If the issue involves conflict with someone else (their leader, for example) realize that there are always two sides to every story. I frequently made the mistake early in my life and career of only hearing one side and jumping to conclusions. After a few embarrassments, I’ve learned to seek the other side, usually finding truth is somewhere in the middle. Frank Tyger made the very accurate statement: “Listening to both sides of a story will convince you that there is more to a story than both sides.” A good question to ask is: “What would the other person say if I asked him or her about what happened?”

You should determine if the person wants your help in solving the problem, or just wanted you to listen to them. Men in particular are often guilty of trying to solve a problem, when their spouse just wanted them to listen. Sometimes the speaker will tell you “Thank you for listening to me. I feel much better now” and there is no further action required.

If the person is looking for a solution, a good place to start is to ask the person, “What do you think should happen in this situation?” This teaches people to try to solve problems for themselves rather than coming to you on every issue. He or she may already have a good solution, and just need your help or encouragement to make it happen. Sometimes their proposed solution is impractical, and you need to explain why, and help them think of other options. While there are some things you will have to handle, the best solution is always one that the person can do himself. They get the satisfaction of solving a problem, and you don’t get one more thing on your to-do list.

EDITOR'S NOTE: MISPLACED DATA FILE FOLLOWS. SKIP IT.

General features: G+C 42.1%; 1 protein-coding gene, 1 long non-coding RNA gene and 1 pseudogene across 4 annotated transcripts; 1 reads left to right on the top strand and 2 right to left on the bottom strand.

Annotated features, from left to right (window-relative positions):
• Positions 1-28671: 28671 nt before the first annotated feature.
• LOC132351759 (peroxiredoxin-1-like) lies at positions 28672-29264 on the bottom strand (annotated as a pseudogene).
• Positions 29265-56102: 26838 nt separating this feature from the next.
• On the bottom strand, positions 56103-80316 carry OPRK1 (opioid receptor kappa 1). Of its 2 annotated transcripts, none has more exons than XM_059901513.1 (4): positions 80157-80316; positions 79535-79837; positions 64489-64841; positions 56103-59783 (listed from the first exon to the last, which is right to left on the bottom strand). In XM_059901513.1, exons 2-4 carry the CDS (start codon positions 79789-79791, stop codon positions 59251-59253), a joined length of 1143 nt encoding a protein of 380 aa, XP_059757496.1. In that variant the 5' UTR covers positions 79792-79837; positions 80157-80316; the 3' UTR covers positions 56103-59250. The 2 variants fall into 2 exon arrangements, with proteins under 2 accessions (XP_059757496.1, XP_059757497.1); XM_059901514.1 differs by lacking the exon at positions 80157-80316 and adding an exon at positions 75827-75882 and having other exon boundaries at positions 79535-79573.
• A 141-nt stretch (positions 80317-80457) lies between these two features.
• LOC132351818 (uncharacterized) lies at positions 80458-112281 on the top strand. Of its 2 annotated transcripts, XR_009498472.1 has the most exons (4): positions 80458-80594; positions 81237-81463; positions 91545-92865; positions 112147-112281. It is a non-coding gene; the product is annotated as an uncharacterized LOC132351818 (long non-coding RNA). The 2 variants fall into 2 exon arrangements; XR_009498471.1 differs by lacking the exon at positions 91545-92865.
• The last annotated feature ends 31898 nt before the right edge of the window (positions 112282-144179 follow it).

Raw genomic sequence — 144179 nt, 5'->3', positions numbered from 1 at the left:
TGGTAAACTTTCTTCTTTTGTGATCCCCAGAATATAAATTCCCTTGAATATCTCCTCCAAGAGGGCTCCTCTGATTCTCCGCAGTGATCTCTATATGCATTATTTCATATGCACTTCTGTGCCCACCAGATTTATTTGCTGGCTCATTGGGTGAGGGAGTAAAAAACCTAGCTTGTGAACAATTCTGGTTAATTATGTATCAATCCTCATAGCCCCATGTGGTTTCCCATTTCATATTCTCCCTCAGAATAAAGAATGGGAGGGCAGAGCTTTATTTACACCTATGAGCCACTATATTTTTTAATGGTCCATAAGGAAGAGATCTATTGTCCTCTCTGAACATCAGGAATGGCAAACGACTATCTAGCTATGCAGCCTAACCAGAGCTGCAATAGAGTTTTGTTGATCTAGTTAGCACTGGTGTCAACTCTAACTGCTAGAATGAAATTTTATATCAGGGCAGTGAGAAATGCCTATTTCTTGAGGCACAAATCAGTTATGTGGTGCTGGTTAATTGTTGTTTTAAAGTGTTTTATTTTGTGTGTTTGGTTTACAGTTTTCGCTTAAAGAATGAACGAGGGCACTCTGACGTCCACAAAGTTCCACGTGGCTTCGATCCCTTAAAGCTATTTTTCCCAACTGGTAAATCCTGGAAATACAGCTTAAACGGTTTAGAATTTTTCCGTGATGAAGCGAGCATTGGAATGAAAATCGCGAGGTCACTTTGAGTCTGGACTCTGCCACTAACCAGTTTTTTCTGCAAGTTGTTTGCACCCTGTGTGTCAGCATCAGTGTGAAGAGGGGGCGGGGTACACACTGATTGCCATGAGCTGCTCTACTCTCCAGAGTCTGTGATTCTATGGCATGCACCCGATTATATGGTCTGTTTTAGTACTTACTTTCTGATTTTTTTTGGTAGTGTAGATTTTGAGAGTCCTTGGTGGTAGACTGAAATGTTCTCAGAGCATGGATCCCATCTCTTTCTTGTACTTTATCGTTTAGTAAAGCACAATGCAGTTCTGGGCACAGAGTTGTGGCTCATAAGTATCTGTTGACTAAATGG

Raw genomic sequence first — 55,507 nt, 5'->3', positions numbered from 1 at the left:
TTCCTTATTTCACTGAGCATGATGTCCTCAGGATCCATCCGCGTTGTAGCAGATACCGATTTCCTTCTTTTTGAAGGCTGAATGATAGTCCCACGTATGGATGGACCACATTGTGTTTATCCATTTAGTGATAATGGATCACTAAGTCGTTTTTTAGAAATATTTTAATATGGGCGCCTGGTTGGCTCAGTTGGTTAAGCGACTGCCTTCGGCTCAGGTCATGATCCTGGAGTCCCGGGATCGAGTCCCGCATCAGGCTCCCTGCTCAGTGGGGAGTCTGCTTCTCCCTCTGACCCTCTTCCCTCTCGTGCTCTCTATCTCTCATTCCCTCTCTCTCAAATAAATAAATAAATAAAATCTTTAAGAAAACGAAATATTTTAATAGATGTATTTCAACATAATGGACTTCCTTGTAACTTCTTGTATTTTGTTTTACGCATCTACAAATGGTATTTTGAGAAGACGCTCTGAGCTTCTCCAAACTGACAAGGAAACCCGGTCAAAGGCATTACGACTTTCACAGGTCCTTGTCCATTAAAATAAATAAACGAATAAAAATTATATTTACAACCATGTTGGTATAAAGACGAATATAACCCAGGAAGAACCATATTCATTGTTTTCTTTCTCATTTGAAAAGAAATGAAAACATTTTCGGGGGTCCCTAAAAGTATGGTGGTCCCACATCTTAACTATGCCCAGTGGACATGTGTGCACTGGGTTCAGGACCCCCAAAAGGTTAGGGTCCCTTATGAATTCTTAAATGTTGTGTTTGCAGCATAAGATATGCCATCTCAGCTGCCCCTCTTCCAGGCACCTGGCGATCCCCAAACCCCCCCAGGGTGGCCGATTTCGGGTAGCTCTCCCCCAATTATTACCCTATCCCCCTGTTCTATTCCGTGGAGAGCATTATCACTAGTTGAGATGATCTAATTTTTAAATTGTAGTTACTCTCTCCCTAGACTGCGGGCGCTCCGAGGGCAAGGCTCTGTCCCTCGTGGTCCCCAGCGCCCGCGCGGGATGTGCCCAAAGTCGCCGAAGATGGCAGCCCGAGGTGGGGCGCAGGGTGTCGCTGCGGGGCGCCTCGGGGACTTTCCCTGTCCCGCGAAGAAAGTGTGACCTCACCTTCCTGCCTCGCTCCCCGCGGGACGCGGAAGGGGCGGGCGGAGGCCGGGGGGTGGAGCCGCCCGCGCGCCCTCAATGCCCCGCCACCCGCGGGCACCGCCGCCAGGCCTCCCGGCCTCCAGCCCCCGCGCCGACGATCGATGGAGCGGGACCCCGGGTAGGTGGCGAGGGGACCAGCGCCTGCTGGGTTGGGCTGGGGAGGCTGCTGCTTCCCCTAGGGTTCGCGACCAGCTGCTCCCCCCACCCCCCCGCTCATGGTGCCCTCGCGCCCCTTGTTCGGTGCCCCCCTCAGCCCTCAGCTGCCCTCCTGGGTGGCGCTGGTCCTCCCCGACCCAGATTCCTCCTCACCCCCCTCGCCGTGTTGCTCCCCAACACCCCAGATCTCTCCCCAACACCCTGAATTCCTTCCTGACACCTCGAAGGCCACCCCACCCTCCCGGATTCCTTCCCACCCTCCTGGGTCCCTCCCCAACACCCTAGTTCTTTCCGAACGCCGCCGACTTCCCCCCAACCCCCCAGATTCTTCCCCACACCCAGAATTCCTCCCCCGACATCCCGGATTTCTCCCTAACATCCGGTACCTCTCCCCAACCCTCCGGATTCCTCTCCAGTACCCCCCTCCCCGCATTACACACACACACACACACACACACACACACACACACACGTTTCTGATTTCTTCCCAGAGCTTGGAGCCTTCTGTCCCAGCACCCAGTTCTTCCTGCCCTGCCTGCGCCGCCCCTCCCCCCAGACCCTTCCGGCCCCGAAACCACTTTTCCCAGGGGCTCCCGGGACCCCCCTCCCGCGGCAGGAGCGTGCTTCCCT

At the end of the meeting, you should restate any agreements and the agreed deadline. Then, document the agreement with a brief e-mail that you complete while you are together, if possible. This ensures accountability for both of you.

The difference between passive and active listening is dramatic, and is as frustrating as a poor cell phone connection. Passive listeners are distracted, thinking about other things or planning their response before they have even heard the problem. Passive listeners don’t repeat back what they hear and often misunderstand the speaker. Passive listeners don’t take notes, so they appear uninterested and don’t have a record of the meeting. They jump in to solve a problem they don’t understand and create confusion and misunderstandings.